Many of those looking for a new home in Israel approach me with the question, “Should I buy or should I rent?” Although there is no one answer to the question, there are many considerations that can help one reach the right answer.
Many economists claim that renting makes more economic sense because, once financing has been factored in, buying costs more over the long term. While this may be true in a market where property prices are unstable, property in Israel generally retains and even increases its value over the medium to long term. Add to this that rentals, especially in Jerusalem and Gush Dan, are comparatively high due to the high demand from students, visitors on one-year programs and young families who as yet do not own their own home, and you often will find that the difference in the rent paid and the cost of servicing a mortgage is very small.
However, not everyone has the luxury of being able to buy. Banks in Israel are very strict on the amount they will finance on a mortgage, with the norm being only about 60 percent of the assessed value of the property, which is usually quite a bit lower than the market price. This means a potential buyer needs to have about 40% of the purchase price as a down payment. In very rare cases, one may be able to take a higher mortgage, but not everyone can meet the requirements to qualify.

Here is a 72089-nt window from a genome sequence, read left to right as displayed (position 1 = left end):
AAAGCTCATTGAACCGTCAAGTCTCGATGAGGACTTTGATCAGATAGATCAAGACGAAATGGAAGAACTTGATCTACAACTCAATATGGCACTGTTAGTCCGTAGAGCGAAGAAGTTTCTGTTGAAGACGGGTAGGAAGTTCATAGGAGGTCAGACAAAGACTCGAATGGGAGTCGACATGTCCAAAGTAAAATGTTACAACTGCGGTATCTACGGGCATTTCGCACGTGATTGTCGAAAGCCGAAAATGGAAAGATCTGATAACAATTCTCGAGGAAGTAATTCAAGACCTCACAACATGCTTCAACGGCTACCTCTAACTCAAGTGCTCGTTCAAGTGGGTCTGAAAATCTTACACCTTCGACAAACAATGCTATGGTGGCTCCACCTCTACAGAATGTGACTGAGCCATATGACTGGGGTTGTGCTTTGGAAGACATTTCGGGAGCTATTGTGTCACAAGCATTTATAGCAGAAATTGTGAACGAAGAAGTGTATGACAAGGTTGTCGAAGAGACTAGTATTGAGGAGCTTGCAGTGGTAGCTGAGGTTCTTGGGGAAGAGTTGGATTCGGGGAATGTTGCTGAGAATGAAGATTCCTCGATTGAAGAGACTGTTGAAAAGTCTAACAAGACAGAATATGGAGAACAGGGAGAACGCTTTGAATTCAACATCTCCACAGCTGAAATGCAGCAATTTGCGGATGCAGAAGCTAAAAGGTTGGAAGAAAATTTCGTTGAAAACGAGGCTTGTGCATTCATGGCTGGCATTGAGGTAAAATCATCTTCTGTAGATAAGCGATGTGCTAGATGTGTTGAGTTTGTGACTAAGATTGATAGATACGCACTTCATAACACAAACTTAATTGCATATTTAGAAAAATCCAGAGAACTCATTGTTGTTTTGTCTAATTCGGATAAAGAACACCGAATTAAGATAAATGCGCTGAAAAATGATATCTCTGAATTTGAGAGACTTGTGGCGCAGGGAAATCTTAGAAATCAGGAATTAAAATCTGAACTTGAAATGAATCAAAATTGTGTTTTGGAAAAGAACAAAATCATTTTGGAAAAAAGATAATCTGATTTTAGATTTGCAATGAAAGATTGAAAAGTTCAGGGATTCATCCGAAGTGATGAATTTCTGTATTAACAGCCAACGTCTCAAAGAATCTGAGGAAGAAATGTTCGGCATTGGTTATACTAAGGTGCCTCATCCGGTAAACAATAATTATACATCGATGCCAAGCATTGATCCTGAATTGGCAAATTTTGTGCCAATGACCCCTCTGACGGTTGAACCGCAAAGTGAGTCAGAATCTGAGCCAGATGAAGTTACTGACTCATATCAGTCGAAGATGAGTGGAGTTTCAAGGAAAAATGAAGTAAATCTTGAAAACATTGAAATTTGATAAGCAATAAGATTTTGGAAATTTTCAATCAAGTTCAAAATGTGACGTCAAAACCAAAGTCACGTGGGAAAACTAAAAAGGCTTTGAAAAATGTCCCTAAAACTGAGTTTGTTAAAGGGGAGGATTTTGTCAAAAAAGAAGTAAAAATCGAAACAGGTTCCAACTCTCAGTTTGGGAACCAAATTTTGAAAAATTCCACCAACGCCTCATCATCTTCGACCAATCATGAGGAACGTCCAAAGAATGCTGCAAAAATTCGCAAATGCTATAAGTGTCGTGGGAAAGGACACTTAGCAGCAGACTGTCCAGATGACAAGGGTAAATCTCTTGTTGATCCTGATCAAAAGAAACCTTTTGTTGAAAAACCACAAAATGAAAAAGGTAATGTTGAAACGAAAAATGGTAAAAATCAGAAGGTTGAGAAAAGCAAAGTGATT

Buying does have many nonfinancial advantages.
When living in your own apartment, you have the security of knowing that you will not be asked to move at the end of a lease, as well as the option of renovating your home to meet your taste. The argument that one does not always know whether in a few years there may be a need to move due to a change of jobs or family size, for example, is one often quoted by pro-renters. In that case, two options exist for the home owner: renting out the current apartment, which is a relatively easy task, or selling and buying another home, relatively easy over the medium to long term.
Many of my buyers tell me that one of the strongest reasons to buy as opposed to renting is the emotional one: knowing that they own a property in the Holy Land. While this is obviously subjective, it does explain why many investors insist on buying in Israel when on paper there are better investments elsewhere in the world.
So, to buy or rent? Assuming both options are open, the answer often boils down to whether one can find the property that meets not only the practical needs but ticks the emotional boxes, as well. As with many things in Israel, this emotional factor is what makes the answer to the buy or rent question differ from one person to another. Ultimately, almost everyone seems to come to the right answer, which I suppose is that there is no one right answer! firstname.lastname@example.org Raphi Bloch is manager of the Re/Max Vision real-estate agency in Jerusalem. He previously worked for the Finance Ministry.
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